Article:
William Francis Sheehan
|Lieutenant Governor of New York|
January 1, 1892 – December 31, 1894
|Governor||Roswell P. Flower|
|Preceded by||Edward F. Jones|
|Succeeded by||Charles T. Saxton|
|Speaker of the New York State Assembly|
January 1, 1891 – December 31, 1891
|Preceded by||James W. Husted|
|Succeeded by||Robert P. Bush|
|Minority Leader of the New York State Assembly|
January 1, 1886 – December 31, 1890
|Preceded by||William Caryl Ely|
|Succeeded by||Milo M. Acker|
|Member of the|
New York State Assembly
from the 1st Erie district
January 1, 1885 – December 31, 1891
|Preceded by||Cornelius Donohue|
|Succeeded by||John J. Clahan|
|Born||November 6, 1859|
Buffalo, New York, US
|Died||March 14, 1917 (aged 57)|
Manhattan, New York, US
|Spouse(s)||Blanche Nellany (1869–1929)|
William Francis Sheehan (November 6, 1859 – March 14, 1917) was an American lawyer and politician.
He was born on November 6, 1859 in Buffalo, New York.
He began his political career as a clerk in the office of his brother John Sheehan, who was City Controller of Buffalo until Grover Cleveland refused to have him on the Democratic ticket when Cleveland ran for Mayor in 1881.
He was a member of the New York State Assembly (Erie Co., 1st D.) in 1885, 1886, 1887, 1888, 1889, 1890 and 1891. He was Minority Leader from 1886 to 1890, and Speaker of the New York State Assembly in 1891. As an assemblyman, he secured the appointments of his brother John as a clerk in the New York Aqueduct Board; and of his law partner Charles F. Tabor as First Deputy New York Attorney General.
Sheehan was the Lieutenant Governor of New York from 1892 to 1894, elected at the New York state election, 1891. Afterwards he established a prosperous law firm in New York City with Alton B. Parker. He was a member of the New York State Democratic Committee from 1889 to 1893, and a member from New York of the Democratic National Committee in 1891 and 1896. He was a delegate to the 1912 Democratic National Convention.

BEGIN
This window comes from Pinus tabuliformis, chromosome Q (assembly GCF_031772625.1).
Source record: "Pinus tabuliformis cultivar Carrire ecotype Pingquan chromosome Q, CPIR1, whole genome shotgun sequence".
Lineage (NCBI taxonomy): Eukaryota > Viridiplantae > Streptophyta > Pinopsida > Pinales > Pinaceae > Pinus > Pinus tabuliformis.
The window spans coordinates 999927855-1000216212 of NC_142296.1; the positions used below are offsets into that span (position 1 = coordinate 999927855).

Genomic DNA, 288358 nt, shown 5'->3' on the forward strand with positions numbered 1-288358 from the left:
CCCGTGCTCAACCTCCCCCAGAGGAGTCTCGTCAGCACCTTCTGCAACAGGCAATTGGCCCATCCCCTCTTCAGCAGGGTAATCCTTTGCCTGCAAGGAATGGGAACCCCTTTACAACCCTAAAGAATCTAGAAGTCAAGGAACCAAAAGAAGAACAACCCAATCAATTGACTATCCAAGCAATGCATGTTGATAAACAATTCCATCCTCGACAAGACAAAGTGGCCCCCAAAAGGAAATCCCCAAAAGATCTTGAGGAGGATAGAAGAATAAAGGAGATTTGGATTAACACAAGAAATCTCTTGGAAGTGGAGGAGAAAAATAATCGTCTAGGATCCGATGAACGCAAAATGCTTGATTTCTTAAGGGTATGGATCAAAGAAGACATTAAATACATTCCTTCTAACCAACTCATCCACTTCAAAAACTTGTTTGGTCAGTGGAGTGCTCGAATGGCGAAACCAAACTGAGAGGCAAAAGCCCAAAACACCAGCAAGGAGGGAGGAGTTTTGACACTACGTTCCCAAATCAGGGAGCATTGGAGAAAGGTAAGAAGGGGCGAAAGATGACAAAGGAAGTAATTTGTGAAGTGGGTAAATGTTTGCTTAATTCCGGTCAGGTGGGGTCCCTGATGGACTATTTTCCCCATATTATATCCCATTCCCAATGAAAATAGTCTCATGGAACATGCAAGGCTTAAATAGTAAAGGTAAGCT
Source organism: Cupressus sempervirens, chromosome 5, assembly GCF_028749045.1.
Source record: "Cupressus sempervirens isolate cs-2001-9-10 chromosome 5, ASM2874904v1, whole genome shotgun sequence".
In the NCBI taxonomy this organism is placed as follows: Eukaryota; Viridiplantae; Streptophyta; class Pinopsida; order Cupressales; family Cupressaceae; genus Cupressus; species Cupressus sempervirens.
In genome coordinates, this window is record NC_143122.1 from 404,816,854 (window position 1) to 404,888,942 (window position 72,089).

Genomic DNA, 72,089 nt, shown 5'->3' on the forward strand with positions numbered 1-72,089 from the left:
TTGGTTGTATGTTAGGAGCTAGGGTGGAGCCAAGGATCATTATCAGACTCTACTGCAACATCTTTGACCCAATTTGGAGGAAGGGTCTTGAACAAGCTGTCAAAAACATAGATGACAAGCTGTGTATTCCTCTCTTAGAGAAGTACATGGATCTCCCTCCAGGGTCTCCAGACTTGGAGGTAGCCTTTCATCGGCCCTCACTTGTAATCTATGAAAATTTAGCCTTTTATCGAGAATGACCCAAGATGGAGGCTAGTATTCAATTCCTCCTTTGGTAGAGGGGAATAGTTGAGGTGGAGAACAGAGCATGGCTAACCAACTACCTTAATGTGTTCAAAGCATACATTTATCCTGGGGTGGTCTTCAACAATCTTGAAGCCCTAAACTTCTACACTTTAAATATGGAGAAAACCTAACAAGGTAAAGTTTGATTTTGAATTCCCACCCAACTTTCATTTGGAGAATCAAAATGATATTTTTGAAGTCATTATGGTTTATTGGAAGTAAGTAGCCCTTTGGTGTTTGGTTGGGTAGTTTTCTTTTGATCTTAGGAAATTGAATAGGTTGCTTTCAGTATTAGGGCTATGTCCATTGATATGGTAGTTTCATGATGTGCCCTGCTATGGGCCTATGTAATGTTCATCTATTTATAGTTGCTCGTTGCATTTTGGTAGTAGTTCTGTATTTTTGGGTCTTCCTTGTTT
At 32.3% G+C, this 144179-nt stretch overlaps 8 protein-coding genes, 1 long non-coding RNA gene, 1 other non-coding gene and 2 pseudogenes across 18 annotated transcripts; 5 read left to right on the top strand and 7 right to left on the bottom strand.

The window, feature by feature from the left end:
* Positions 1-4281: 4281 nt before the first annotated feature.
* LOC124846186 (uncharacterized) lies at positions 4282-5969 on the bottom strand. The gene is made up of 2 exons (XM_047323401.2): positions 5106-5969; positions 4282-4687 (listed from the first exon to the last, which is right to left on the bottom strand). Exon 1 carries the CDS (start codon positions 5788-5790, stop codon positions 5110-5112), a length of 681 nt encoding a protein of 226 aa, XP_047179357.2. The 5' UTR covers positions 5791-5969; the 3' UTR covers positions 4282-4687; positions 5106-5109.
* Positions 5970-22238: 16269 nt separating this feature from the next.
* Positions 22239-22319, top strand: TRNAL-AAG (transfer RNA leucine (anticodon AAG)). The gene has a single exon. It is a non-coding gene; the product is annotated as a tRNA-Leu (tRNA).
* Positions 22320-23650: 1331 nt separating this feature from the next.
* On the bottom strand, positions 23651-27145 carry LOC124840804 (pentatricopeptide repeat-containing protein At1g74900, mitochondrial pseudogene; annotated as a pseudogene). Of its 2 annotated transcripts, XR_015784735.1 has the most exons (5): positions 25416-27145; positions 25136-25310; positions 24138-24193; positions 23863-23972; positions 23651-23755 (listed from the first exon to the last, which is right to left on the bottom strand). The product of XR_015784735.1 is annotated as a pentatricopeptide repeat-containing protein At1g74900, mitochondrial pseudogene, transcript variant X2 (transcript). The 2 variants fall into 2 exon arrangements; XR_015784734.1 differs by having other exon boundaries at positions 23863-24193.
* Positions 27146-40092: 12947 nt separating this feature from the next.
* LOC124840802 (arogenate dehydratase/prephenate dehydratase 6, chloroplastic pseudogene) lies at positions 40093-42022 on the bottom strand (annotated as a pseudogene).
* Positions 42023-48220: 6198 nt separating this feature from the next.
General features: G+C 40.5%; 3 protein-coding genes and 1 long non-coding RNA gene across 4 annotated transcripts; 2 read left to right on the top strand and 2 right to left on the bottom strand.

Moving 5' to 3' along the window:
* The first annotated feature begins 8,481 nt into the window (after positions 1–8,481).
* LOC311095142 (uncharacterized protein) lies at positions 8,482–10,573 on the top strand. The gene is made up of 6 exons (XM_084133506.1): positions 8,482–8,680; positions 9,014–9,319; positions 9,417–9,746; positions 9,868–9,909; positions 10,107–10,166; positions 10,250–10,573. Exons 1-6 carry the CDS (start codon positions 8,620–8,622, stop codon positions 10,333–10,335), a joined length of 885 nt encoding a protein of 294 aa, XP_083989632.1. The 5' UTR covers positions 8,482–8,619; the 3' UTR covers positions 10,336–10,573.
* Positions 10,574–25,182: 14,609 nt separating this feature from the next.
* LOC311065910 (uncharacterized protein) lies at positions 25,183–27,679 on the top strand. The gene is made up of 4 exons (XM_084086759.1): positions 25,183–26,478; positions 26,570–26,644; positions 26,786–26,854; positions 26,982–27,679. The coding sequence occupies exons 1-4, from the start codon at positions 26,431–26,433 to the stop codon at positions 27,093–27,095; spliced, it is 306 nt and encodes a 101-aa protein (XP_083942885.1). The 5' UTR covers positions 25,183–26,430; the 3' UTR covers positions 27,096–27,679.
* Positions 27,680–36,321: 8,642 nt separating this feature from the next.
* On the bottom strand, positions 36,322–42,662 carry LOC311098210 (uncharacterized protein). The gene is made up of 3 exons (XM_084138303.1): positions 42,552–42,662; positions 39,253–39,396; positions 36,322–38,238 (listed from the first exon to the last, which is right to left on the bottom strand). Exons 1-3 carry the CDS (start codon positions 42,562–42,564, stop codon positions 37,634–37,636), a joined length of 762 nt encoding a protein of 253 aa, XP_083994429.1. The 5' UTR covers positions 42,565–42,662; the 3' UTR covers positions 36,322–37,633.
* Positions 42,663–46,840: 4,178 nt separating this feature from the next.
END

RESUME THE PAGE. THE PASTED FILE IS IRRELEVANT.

In the U.S. Senate election of 1911, he was the Democratic candidate to succeed Chauncey Depew as U.S. Senator from New York. Sheehan was nominated by the Democratic caucus, but was successfully blocked by a group of "Insurgents", led by State Senator Franklin D. Roosevelt.
He was a delegate to the New York State Constitutional Convention of 1915.
He was married to Blanche Nellany (1869–1929), sister of Charles V. Nellany; her portrait by the Swiss-born American artist Adolfo Müller-Ury (1862–1947) painted in the autumn of 1903, is today in the Buffalo History Museum.
- "William Francis Sheehan (1895-1917) Papers". Retrieved 2012-10-10.
William F. Sheehan (1895-1917) was an American lawyer and politician from New York. Born in Buffalo, New York, he graduated from St. Joseph's College and was admitted to the bar in 1881. He practiced in Buffalo from 1881 to 1895 and in New York City from 1895 until his death. He directed several companies, and served in the New York State Assembly from 1885 to 1891 ...
- "William Francis Sheehan". The journal of the American Irish Historical Society. American Irish Historical Society. 1918. Retrieved 2012-10-10.
William Francis Sheehan, noted corporation lawyer, once lieutenant governor of New York, and a power in Democratic politics, died March 14, 1917 at his home, 16 East Fifty-sixth Street, after an illness of more than a year. He had been in Florida since January 10, and returned home late Tuesday afternoon. He was suffering from kidney disease, and a few hours after reaching his home he had a relapse.
George Woodward Wickersham and Sheehan in 1914
|Wikimedia Commons has media related to William Francis Sheehan.|
- Struggle for State patronage, in NYT on September 13, 1887
- Political Graveyard
- Senatorial election, New York Times, March 20, 1911
|New York State Assembly|
| New York State Assembly
Erie County, 1st District
John J. Clahan
William Caryl Ely
| Minority Leader in the New York State Assembly
Milo M. Acker
James W. Husted
| Speaker of the New York State Assembly
Robert P. Bush
Edward F. Jones
| Lieutenant Governor of New York
Charles T. Saxton